Connect with us
Raven #2 Review

Comic Books

Raven #2 Review

Making friends is hard enough, now Raven has to protect them from unknown evils.

“White Carnival” part two, The Fear Within has our half-demonic teenager working hard to fit in with her new group of friends. The unfamiliar social situation has her on edge and her dreams aren’t helping out either so when people start being affected by an unnatural presence Raven doesn’t have the strength to fight back. Can she figure out what’s happening to her new town and save her friends before it’s too late?

Listen to the latest episode of our weekly comics podcast!

Raven #2 (DC Comics)

raven-2-cover

First off, the sarcasm and snarky attitude is on point. I find myself reading it in the Teen Titans Raven voice — I have two kids, it’s allowed — and writer Marv Wolfman is doing a great job bringing her personality off the page. Also bonus points for the Gremlins reference. Take care to learn the “Raven Factoids”-they’re great and one of the more adolescent personality traits that come out in the issue.

There’s quite a bit of introduction for Raven’s friends; you get to meet a few more people she’s starting associating with around school. Antt is one of the more pronounced and she’s really likeable which makes the rest of the story pretty emotional. The “possessed” girl who was tracking Raven in the last issue has disappeared from her last location. This leads us up to the new evil entity making itself known in town. Raven is splitting her soul to check up on situations, and it’s causing her a lot of weakness. I like the images of her “soul-self”; the imagery is great thanks to artist Alison Borges and the costume she’s using is fantastic as well. It’s pushing more towards a bird-like form. The loss of strength and confusion she’s facing at the last few pages of actions is very descriptive and entertaining. It gets to a point where it’s painful to watch her fight.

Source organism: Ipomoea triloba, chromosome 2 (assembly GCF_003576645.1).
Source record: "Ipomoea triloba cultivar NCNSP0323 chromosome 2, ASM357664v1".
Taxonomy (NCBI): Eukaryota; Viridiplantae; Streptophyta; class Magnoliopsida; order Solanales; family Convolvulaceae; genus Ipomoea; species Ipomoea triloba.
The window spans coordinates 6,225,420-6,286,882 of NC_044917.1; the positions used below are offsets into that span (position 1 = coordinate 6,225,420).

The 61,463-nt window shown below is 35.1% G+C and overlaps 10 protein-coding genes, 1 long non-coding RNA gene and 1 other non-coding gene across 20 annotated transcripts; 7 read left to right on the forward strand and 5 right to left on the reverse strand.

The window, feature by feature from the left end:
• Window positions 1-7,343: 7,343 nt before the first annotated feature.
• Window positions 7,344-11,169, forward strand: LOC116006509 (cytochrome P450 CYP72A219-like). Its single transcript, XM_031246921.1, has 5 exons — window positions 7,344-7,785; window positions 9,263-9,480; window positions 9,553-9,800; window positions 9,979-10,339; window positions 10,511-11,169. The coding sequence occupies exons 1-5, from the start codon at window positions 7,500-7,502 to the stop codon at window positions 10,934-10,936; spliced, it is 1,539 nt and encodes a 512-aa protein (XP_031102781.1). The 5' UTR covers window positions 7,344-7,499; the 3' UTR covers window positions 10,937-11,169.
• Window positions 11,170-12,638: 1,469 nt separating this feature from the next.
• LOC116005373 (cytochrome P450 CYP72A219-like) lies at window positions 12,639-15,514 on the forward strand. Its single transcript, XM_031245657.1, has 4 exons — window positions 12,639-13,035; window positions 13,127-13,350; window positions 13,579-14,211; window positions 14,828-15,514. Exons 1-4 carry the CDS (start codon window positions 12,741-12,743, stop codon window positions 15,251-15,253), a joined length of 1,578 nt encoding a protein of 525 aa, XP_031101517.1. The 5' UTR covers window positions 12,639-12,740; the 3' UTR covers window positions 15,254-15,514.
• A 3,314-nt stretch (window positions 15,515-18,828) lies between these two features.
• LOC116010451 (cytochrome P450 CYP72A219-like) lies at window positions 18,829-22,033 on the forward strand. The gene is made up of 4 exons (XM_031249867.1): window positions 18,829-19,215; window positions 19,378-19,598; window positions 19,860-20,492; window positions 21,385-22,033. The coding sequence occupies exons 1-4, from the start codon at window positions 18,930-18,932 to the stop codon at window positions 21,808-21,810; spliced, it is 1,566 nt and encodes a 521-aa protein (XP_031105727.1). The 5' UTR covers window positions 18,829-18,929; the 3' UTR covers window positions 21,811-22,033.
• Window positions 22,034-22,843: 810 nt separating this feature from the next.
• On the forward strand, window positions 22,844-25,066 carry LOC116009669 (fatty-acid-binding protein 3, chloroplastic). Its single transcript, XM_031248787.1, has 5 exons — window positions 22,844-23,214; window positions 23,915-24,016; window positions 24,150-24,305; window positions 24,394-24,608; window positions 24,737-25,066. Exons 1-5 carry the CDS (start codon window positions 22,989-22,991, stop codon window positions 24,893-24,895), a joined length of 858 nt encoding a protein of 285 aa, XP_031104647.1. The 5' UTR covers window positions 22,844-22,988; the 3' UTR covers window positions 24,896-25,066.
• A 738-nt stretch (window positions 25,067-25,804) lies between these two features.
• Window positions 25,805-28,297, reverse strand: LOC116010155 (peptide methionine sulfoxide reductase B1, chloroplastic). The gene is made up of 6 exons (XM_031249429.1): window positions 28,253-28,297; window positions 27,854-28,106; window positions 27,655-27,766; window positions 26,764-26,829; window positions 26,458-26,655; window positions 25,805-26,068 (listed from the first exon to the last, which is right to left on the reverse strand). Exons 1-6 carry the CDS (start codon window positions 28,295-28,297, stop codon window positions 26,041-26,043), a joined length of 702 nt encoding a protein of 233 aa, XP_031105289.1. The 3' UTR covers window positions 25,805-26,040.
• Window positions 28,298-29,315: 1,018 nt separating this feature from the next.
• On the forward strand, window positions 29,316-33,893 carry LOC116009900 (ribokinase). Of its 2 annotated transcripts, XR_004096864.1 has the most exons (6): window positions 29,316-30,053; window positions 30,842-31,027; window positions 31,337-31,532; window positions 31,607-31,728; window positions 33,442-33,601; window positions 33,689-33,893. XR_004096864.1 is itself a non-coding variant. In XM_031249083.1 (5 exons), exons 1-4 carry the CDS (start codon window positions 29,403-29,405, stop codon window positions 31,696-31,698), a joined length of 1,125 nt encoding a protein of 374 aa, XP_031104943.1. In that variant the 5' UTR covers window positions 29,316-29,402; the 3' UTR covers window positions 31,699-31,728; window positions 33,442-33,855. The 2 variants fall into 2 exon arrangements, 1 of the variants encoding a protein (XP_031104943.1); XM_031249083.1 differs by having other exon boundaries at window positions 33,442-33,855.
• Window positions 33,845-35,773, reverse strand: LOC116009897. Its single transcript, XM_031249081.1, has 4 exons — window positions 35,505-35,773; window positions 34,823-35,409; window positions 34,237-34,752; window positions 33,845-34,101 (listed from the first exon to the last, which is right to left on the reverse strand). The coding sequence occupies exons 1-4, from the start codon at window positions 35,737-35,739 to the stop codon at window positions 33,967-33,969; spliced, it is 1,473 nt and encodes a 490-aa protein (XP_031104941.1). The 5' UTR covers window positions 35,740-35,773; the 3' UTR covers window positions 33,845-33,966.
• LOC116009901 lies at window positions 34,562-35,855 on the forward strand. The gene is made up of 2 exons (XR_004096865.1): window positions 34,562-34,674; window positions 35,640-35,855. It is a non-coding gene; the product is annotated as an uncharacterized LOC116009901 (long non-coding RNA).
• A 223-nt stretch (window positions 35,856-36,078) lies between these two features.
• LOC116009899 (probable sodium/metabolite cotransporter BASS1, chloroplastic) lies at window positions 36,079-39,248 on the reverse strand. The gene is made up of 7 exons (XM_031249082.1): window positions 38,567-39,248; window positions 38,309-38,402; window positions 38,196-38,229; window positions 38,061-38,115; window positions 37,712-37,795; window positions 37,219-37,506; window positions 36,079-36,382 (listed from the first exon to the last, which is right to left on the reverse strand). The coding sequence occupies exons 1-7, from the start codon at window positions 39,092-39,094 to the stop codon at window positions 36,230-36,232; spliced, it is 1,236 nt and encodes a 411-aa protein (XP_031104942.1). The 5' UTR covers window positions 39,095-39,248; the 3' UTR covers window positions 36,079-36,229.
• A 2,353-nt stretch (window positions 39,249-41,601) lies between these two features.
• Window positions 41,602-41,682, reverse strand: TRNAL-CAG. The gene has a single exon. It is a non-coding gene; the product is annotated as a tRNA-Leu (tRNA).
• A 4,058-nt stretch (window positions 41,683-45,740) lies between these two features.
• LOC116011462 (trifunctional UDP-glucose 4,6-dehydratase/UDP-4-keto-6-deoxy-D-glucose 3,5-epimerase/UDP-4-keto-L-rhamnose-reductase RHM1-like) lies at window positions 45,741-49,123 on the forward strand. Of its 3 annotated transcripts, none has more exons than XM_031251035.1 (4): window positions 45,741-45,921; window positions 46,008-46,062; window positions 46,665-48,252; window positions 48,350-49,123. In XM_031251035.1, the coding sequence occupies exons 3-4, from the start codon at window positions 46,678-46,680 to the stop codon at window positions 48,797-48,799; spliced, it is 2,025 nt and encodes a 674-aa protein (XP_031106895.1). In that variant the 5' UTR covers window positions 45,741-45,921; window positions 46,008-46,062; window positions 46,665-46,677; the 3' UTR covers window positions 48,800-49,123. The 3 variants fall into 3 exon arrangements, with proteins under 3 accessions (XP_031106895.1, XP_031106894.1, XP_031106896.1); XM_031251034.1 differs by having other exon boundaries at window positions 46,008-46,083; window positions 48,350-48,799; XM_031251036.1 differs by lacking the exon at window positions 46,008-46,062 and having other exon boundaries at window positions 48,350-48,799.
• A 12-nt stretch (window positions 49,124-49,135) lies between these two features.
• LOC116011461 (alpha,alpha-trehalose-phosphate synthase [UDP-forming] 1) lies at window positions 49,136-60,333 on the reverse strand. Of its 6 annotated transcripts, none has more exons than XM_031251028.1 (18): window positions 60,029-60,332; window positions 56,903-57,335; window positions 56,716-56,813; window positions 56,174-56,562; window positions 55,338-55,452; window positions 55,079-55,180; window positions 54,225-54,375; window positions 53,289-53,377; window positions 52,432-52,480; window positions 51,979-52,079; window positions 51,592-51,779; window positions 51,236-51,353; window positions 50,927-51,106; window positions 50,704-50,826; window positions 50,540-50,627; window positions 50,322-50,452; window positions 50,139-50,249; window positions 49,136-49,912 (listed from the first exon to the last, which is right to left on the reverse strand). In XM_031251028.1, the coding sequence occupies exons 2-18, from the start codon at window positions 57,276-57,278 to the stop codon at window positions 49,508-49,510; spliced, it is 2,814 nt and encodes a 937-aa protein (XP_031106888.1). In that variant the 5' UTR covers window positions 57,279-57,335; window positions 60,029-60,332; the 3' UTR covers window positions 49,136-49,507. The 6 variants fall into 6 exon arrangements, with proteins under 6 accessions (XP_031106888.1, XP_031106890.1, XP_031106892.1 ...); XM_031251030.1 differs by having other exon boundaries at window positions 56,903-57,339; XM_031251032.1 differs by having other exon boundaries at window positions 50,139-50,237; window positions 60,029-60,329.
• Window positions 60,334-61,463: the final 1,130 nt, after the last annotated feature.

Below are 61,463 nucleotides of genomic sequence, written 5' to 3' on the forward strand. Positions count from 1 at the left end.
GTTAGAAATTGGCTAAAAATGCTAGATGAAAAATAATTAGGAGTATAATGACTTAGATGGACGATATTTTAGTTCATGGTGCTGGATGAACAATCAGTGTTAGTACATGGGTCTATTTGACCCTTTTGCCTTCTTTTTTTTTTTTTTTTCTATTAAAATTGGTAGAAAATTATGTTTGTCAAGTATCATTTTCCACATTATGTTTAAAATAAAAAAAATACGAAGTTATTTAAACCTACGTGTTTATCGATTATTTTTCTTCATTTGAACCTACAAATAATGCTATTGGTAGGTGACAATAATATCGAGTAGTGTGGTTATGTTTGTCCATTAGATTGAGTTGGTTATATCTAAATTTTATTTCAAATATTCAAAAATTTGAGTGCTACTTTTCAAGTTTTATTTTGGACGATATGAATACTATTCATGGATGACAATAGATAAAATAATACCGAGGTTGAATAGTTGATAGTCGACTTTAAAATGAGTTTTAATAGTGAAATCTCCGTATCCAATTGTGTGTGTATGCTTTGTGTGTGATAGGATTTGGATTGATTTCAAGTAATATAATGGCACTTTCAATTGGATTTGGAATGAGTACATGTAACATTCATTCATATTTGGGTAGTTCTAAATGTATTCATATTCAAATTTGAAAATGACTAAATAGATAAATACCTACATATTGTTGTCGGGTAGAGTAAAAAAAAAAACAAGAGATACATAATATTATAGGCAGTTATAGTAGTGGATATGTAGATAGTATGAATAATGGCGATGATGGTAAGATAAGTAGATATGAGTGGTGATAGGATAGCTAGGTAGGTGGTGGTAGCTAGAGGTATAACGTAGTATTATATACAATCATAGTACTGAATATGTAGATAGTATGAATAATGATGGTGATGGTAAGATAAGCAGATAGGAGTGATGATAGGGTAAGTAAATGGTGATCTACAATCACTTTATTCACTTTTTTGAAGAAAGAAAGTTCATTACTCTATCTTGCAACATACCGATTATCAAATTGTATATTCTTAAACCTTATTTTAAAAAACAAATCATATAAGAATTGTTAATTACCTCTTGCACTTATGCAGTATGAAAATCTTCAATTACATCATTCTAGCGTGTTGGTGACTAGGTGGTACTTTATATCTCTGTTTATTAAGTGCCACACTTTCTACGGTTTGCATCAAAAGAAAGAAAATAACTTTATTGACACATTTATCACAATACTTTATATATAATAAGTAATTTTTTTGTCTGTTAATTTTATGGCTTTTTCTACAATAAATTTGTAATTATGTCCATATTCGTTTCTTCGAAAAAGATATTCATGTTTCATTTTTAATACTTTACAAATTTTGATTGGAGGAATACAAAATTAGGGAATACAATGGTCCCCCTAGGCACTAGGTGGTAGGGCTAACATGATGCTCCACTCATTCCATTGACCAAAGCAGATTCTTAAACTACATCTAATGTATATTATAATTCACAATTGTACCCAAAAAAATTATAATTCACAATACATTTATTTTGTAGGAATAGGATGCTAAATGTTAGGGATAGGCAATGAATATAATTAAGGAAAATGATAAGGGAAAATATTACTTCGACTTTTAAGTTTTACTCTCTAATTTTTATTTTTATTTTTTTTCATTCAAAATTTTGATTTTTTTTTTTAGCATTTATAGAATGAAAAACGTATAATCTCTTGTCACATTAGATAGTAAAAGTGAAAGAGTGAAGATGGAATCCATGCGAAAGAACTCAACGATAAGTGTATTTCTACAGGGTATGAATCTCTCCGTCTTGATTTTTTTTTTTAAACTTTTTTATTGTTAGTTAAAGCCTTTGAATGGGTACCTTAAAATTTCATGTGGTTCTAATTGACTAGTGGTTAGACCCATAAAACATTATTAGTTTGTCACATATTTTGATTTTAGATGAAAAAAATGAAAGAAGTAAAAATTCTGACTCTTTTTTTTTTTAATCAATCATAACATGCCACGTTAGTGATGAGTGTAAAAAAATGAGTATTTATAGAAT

raven-the-white-carnival

There’s no doubt that Raven is, well, weird compared to her new friend. I know she used her empathy to have them like her but I would have really liked to read more about how that happened. There’s really no big explanation even in part one it was all very short. A nitpick with the art: there’s a point where I noticed that Raven’s right eye was more prominent, it’s not a big deal but the fact that I noticed made me a little picky about it. I started to see it wasn’t just her face either, seems to be a dominant side view. The last 8 or 9 pages are blue-like just blue. It has something to do with the entity she’s dealing with but it’s all blue.

Overall, not at all a bad story line, I’m liking the start of this but I’m hopeful there will be a little more information added as the series continues.

Like what we do here at AIPT? Consider supporting us and independent comics journalism by becoming a patron today! In addition to our sincere thanks, you can browse AIPT ad-free, gain access to our vibrant Discord community of patrons and staff members, get trade paperbacks sent to your house every month, and a lot more. Click the button below to get started!

Comments

In Case You Missed It

AfterShock First Look: Cross to Bear #1 AfterShock First Look: Cross to Bear #1

AfterShock First Look: Cross to Bear #1

Comic Books

Fantastic Five: The best comics of the week of July 14, 2021 Fantastic Five: The best comics of the week of July 14, 2021

Fantastic Five: The best comics of the week of July 14, 2021

Comic Books

Captain Marvel #30 Captain Marvel #30

‘Captain Marvel’ #30 ups the ante

Comic Books

Marvel First Look: Defenders #1 Marvel First Look: Defenders #1

Marvel First Look: Defenders #1

Comic Books

Connect
Newsletter Signup